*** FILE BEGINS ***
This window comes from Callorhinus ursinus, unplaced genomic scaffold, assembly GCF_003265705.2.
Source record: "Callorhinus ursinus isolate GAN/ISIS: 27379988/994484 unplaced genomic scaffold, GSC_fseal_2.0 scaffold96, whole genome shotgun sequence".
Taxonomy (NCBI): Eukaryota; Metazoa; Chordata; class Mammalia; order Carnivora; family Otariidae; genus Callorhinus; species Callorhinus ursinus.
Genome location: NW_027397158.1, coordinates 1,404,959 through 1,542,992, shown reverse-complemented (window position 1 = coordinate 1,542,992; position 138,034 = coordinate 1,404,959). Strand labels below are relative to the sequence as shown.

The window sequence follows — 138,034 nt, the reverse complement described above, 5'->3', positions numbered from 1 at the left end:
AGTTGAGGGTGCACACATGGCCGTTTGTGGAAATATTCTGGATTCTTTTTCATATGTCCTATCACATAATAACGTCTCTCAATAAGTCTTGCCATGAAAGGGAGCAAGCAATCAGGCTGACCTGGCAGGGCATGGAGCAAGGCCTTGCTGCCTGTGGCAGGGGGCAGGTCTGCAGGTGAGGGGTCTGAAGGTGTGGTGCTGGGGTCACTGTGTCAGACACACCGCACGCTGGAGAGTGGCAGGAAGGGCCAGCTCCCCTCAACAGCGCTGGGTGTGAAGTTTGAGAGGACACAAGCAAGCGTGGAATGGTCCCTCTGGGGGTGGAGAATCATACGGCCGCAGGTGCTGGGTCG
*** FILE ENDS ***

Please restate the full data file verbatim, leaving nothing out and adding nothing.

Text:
This window comes from Callorhinus ursinus, unplaced genomic scaffold, assembly GCF_003265705.2.
Source record: "Callorhinus ursinus isolate GAN/ISIS: 27379988/994484 unplaced genomic scaffold, GSC_fseal_2.0 scaffold96, whole genome shotgun sequence".
Taxonomy (NCBI): Eukaryota; Metazoa; Chordata; class Mammalia; order Carnivora; family Otariidae; genus Callorhinus; species Callorhinus ursinus.
Genome location: NW_027397158.1, coordinates 1,404,959 through 1,542,992, shown reverse-complemented (window position 1 = coordinate 1,542,992; position 138,034 = coordinate 1,404,959). Strand labels below are relative to the sequence as shown.

The window sequence follows — 138,034 nt, the reverse complement described above, 5'->3', positions numbered from 1 at the left end:
AGTTGAGGGTGCACACATGGCCGTTTGTGGAAATATTCTGGATTCTTTTTCATATGTCCTATCACATAATAACGTCTCTCAATAAGTCTTGCCATGAAAGGGAGCAAGCAATCAGGCTGACCTGGCAGGGCATGGAGCAAGGCCTTGCTGCCTGTGGCAGGGGGCAGGTCTGCAGGTGAGGGGTCTGAAGGTGTGGTGCTGGGGTCACTGTGTCAGACACACCGCACGCTGGAGAGTGGCAGGAAGGGCCAGCTCCCCTCAACAGCGCTGGGTGTGAAGTTTGAGAGGACACAAGCAAGCGTGGAATGGTCCCTCTGGGGGTGGAGAATCATACGGCCGCAGGTGCTGGGTCG